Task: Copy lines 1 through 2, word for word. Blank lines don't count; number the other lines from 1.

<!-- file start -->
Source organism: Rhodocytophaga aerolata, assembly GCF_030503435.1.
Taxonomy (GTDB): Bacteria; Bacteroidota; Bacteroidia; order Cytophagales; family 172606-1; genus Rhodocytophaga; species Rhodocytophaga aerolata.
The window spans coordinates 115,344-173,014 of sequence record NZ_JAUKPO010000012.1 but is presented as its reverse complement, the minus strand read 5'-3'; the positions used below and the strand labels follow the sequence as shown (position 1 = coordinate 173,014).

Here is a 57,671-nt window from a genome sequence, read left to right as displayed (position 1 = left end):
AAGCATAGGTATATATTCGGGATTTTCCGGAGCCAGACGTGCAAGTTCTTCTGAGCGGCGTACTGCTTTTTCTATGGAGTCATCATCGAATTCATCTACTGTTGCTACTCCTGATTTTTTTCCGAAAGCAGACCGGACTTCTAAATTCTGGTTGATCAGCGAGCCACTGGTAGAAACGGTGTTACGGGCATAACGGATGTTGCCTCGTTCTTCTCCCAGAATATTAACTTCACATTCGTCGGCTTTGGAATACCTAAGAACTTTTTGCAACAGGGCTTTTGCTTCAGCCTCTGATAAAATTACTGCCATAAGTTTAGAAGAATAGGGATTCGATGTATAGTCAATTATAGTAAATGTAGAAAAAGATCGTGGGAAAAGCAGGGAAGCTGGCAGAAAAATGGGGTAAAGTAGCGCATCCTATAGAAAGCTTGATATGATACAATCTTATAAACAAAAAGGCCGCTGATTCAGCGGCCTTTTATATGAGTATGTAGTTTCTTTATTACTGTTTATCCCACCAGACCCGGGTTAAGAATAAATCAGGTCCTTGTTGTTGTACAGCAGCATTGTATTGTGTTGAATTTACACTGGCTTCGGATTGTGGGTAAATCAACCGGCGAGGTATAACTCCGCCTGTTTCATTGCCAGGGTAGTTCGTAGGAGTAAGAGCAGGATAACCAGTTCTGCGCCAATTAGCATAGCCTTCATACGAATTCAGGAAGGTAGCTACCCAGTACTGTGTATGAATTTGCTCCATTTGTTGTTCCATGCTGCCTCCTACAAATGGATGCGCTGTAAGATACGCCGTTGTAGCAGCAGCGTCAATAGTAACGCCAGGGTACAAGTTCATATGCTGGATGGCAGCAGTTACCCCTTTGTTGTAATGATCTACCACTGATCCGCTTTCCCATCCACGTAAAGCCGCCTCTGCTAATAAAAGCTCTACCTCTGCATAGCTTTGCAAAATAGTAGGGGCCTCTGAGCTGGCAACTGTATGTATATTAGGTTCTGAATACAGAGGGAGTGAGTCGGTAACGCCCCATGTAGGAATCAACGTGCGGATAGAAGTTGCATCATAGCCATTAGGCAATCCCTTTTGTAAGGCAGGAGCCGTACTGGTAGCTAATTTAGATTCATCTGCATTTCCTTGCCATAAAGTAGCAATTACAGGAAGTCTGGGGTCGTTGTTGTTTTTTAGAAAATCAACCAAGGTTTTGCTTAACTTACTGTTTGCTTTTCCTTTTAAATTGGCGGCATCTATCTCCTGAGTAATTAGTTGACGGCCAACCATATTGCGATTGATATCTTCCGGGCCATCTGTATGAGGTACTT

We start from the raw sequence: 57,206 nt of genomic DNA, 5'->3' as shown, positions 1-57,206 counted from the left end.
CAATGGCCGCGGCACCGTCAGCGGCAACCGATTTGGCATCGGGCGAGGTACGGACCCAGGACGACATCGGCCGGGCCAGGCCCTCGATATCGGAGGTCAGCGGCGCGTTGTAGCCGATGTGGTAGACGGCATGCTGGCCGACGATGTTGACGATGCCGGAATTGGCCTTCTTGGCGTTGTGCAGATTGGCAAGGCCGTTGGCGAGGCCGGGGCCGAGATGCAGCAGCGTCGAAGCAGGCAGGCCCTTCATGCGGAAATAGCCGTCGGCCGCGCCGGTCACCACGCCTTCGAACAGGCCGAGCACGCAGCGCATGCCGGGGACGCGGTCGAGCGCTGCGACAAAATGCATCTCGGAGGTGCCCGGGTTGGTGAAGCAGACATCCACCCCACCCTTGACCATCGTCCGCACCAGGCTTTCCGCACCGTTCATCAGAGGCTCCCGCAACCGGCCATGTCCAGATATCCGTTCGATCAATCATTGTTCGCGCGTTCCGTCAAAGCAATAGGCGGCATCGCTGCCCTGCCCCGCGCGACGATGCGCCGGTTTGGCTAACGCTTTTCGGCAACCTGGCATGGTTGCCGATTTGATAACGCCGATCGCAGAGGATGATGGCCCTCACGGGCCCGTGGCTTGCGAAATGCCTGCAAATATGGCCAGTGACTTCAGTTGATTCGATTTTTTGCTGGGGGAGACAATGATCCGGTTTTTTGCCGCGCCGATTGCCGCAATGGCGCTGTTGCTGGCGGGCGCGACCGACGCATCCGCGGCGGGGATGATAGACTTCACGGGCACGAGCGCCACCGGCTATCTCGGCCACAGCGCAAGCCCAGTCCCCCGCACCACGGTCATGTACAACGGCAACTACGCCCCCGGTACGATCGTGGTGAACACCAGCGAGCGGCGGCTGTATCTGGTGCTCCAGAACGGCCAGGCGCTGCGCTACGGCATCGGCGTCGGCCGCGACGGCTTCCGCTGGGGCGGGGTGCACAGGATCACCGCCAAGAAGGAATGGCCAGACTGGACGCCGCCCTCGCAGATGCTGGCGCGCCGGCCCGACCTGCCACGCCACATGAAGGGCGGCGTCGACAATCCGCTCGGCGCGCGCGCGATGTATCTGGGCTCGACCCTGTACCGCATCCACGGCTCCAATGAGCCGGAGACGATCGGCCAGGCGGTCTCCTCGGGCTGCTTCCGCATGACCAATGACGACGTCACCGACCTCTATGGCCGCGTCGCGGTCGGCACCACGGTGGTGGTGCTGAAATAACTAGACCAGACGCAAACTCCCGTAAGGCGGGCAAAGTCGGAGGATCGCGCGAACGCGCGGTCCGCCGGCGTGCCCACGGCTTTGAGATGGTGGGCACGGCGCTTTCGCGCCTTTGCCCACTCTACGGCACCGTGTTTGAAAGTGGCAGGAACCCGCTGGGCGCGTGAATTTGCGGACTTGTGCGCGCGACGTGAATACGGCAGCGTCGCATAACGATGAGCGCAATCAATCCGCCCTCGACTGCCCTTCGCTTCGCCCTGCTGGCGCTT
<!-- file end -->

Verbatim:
Source organism: Rhodocytophaga aerolata, assembly GCF_030503435.1.
Taxonomy (GTDB): Bacteria; Bacteroidota; Bacteroidia; order Cytophagales; family 172606-1; genus Rhodocytophaga; species Rhodocytophaga aerolata.